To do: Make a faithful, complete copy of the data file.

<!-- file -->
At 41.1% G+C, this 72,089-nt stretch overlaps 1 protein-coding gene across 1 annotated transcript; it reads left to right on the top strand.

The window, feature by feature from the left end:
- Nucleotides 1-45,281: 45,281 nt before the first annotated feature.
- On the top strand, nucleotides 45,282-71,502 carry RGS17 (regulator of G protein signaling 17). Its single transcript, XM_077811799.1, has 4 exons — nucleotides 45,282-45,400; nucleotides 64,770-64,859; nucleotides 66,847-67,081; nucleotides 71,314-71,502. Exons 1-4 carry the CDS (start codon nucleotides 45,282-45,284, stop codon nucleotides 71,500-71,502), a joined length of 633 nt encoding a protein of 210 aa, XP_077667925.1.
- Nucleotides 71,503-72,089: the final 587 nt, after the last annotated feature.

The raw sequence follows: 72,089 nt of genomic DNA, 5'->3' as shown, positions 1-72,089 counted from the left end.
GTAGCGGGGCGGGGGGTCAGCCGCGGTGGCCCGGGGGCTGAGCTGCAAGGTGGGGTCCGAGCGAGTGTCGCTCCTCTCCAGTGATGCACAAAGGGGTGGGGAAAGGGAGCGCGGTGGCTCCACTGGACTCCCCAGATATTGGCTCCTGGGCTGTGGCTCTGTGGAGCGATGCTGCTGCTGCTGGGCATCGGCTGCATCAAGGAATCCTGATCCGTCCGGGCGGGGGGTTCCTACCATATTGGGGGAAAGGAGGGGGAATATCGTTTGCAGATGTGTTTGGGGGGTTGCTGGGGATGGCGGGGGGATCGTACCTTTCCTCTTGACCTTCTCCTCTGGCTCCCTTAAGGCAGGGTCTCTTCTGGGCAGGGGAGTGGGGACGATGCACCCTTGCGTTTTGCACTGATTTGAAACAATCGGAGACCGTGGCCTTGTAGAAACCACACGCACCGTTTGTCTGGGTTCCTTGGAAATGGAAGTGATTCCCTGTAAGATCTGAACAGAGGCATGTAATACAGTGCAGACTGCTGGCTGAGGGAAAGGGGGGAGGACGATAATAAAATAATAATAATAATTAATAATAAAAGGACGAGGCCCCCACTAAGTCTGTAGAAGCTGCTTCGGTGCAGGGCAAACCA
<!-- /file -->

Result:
At 41.1% G+C, this 72,089-nt stretch overlaps 1 protein-coding gene across 1 annotated transcript; it reads left to right on the top strand.

The window, feature by feature from the left end:
- Nucleotides 1-45,281: 45,281 nt before the first annotated feature.
- On the top strand, nucleotides 45,282-71,502 carry RGS17 (regulator of G protein signaling 17). Its single transcript, XM_077811799.1, has 4 exons — nucleotides 45,282-45,400; nucleotides 64,770-64,859; nucleotides 66,847-67,081; nucleotides 71,314-71,502. Exons 1-4 carry the CDS (start codon nucleotides 45,282-45,284, stop codon nucleotides 71,500-71,502), a joined length of 633 nt encoding a protein of 210 aa, XP_077667925.1.
- Nucleotides 71,503-72,089: the final 587 nt, after the last annotated feature.

The raw sequence follows: 72,089 nt of genomic DNA, 5'->3' as shown, positions 1-72,089 counted from the left end.
GTAGCGGGGCGGGGGGTCAGCCGCGGTGGCCCGGGGGCTGAGCTGCAAGGTGGGGTCCGAGCGAGTGTCGCTCCTCTCCAGTGATGCACAAAGGGGTGGGGAAAGGGAGCGCGGTGGCTCCACTGGACTCCCCAGATATTGGCTCCTGGGCTGTGGCTCTGTGGAGCGATGCTGCTGCTGCTGGGCATCGGCTGCATCAAGGAATCCTGATCCGTCCGGGCGGGGGGTTCCTACCATATTGGGGGAAAGGAGGGGGAATATCGTTTGCAGATGTGTTTGGGGGGTTGCTGGGGATGGCGGGGGGATCGTACCTTTCCTCTTGACCTTCTCCTCTGGCTCCCTTAAGGCAGGGTCTCTTCTGGGCAGGGGAGTGGGGACGATGCACCCTTGCGTTTTGCACTGATTTGAAACAATCGGAGACCGTGGCCTTGTAGAAACCACACGCACCGTTTGTCTGGGTTCCTTGGAAATGGAAGTGATTCCCTGTAAGATCTGAACAGAGGCATGTAATACAGTGCAGACTGCTGGCTGAGGGAAAGGGGGGAGGACGATAATAAAATAATAATAATAATTAATAATAAAAGGACGAGGCCCCCACTAAGTCTGTAGAAGCTGCTTCGGTGCAGGGCAAACCA